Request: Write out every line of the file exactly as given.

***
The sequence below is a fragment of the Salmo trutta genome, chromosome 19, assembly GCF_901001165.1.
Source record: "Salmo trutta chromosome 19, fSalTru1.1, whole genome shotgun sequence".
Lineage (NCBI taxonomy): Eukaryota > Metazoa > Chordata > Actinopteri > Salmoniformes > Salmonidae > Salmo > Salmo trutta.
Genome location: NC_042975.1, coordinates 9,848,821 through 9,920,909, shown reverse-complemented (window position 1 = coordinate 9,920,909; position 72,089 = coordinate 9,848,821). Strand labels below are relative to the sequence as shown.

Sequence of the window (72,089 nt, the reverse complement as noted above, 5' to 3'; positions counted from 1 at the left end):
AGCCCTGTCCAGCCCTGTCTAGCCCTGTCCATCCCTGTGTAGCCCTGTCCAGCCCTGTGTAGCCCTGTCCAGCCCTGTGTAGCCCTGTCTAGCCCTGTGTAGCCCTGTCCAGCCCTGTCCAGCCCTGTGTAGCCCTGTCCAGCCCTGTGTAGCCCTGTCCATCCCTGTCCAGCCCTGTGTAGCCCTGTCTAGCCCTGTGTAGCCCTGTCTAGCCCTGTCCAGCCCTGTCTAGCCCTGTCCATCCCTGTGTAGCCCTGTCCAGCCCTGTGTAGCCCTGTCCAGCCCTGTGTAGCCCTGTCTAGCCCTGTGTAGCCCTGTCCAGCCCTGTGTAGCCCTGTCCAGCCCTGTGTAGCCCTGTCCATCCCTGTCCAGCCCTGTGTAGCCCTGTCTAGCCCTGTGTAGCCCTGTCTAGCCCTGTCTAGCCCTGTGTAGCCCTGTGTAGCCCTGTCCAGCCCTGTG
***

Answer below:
The sequence below is a fragment of the Salmo trutta genome, chromosome 19, assembly GCF_901001165.1.
Source record: "Salmo trutta chromosome 19, fSalTru1.1, whole genome shotgun sequence".
Lineage (NCBI taxonomy): Eukaryota > Metazoa > Chordata > Actinopteri > Salmoniformes > Salmonidae > Salmo > Salmo trutta.
Genome location: NC_042975.1, coordinates 9,848,821 through 9,920,909, shown reverse-complemented (window position 1 = coordinate 9,920,909; position 72,089 = coordinate 9,848,821). Strand labels below are relative to the sequence as shown.

Sequence of the window (72,089 nt, the reverse complement as noted above, 5' to 3'; positions counted from 1 at the left end):
AGCCCTGTCCAGCCCTGTCTAGCCCTGTCCATCCCTGTGTAGCCCTGTCCAGCCCTGTGTAGCCCTGTCCAGCCCTGTGTAGCCCTGTCTAGCCCTGTGTAGCCCTGTCCAGCCCTGTCCAGCCCTGTGTAGCCCTGTCCAGCCCTGTGTAGCCCTGTCCATCCCTGTCCAGCCCTGTGTAGCCCTGTCTAGCCCTGTGTAGCCCTGTCTAGCCCTGTCCAGCCCTGTCTAGCCCTGTCCATCCCTGTGTAGCCCTGTCCAGCCCTGTGTAGCCCTGTCCAGCCCTGTGTAGCCCTGTCTAGCCCTGTGTAGCCCTGTCCAGCCCTGTGTAGCCCTGTCCAGCCCTGTGTAGCCCTGTCCATCCCTGTCCAGCCCTGTGTAGCCCTGTCTAGCCCTGTGTAGCCCTGTCTAGCCCTGTCTAGCCCTGTGTAGCCCTGTGTAGCCCTGTCCAGCCCTGTG